Any reporter worth their salt should have easily been able to connect the dots: an invite to the new showroom opening from a leading car manufacturer referring to the attendance of a "special celebrity guest" one day before the Jennifer Lopez concert.
Sure enough, it was good old Jenny from the block who briefly strutted her stuff at the Audi showroom: the German automaker has just launched its largest dealership in the world within Al Nabooda Automobiles on Sheikh Zayed Road, and JLo was there to talk it up to the who's who of Dubai.
Next on the agenda was dinner at Cavalli Club in Dubai's Fairmont Hotel, which was celebrating its third birthday. At the head of a long, candlelit banquet table, JLo partook of the restaurant's bread and held hands with her beau, her backup dancer Casper Smart, throughout the hour-long meal.
Displaying longer, blonder locks than usual, JLo was effortlessly chic in white palazzo pants and a silk chemise accented with peach and lime green.
But JLo wasn't in town just to talk about high-performance German cars or visit Cavalli. She was in Dubai to dazzle and delight on her highly anticipated Dance Again world tour, at the Dubai Media City Amphitheatre on Thursday - her first performance in the Middle East.
Making a dramatic entrance in a feathered and jewelled outfit, JLo wowed fans with her latest songs, interspersed with some of her most popular hits such as Love Don't Cost a Thing and Jenny From the Block. Working her way through six outfits and at least twice as many songs on the boxing-ring themed stage, she may have performed for a brief 90 minutes, but she made sure that every minute was memorable. The concert coincided with the 69th Lebanese Independence Day and JLo drove the Levantine members of the audience wild by wrapping a Lebanese flag around her neck while she performed. Her entourage of dancers complemented her well throughout this fantastic performance, which drew to a close with the hits Dance Again and On the Floor.
After the concert, many people made their way to the official after-party at White X Beach club in Rixos Hotel on the Palm Jumeirah, which was a classy (albeit remote) event. JLo made a late and very short appearance, to cut a cake, thank the guests and pose for some pictures before she disappeared with Smart.
Not a bad way to start the weekend. Especially when one had Gotye to look forward to.
The Belgian-Australian wonder behind this year's best-selling single Somebody that I Used to Know performed at the Dubai World Trade Centre on Friday. Gotye was catapulted to fame when the breakup song topped the charts in 18 countries, going on to sell more than nine million copies, and became one of the most-watched videos on YouTube (250 million hits and growing).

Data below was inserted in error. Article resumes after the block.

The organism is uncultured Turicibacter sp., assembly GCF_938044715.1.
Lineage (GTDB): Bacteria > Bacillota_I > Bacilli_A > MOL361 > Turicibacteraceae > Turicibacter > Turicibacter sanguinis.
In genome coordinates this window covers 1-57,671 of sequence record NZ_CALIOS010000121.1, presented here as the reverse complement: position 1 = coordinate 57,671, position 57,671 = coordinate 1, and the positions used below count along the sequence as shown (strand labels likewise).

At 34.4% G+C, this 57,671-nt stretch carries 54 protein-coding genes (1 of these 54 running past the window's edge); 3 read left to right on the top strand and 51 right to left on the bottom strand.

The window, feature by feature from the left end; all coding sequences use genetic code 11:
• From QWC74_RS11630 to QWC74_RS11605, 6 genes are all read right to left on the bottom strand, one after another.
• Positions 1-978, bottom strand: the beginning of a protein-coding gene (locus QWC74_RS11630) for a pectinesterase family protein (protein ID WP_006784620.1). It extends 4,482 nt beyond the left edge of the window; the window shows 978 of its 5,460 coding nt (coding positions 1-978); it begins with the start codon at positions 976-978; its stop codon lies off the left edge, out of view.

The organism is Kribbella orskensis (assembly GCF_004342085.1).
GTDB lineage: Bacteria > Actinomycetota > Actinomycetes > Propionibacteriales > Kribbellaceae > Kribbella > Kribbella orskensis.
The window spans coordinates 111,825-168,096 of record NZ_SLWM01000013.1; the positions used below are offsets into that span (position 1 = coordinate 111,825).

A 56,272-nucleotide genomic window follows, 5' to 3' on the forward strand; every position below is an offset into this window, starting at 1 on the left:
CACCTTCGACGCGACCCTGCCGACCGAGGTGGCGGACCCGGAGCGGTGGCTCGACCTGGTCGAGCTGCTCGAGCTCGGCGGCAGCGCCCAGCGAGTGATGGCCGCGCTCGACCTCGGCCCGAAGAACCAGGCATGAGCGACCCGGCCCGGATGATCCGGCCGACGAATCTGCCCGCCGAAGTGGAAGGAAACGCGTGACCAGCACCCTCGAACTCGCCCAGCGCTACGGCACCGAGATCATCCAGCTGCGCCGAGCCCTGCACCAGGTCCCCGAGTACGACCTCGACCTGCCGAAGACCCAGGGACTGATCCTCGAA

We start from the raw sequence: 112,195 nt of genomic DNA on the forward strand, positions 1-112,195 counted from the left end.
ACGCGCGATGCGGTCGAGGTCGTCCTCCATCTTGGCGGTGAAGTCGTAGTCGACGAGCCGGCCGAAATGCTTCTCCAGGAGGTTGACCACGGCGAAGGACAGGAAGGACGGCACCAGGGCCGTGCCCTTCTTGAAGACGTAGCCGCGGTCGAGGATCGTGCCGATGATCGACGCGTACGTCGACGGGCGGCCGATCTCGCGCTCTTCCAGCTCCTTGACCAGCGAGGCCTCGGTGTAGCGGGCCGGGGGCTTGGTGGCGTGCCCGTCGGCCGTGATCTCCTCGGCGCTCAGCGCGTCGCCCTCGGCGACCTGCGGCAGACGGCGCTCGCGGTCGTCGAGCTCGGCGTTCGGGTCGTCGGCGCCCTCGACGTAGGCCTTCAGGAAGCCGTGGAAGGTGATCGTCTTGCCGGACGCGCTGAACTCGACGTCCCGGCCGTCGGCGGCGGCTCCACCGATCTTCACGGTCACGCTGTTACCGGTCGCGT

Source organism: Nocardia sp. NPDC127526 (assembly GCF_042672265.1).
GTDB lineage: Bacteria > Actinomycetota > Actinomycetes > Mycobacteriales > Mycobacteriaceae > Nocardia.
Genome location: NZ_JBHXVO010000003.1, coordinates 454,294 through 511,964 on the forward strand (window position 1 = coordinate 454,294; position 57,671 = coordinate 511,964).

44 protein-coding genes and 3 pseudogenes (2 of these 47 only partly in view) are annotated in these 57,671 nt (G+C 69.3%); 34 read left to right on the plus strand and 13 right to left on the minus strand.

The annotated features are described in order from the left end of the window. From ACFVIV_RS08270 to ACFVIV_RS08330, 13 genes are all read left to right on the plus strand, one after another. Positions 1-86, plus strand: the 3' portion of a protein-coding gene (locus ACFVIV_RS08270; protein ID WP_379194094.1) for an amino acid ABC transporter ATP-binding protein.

The concert was opened by Mashrou' Leila - a six-member band from Lebanon - who performed for an hour, after which Gotye took the audience on a truly psychedelic trip, with songs that were supplemented by animations projected on the gigantic backdrop of the stage.
Gotye believes that the overall popularity of his biggest hit is largely due to its video on YouTube - a stop-motion affair that sees the singers being body-painted step-by-step. Similar animations have been made to accompany the other songs. From pictures of sunsets and sunrises to curious renderings of the human body, various images danced on screen during the show - the very strong visual presence somewhat distracting from the performance.
It would be unfair to call Gotye a one-hit wonder, but the truth is that this one hit has eclipsed everything else he has done. The audience seemed to be familiar with just this song, which Gotye wisely played towards the end of the show. People started exiting the venue as soon as it was performed and headed to Cirque Du Soir at the Fairmont Hotel, which was the venue for the official after-party. Always interesting thanks to its line-up of acrobats and costumed performers, the club certainly did not disappoint and was a good way to close the book on 48 hours of international entertainment in the city.
* Additional reporting by Rebecca McLaughlin-Duane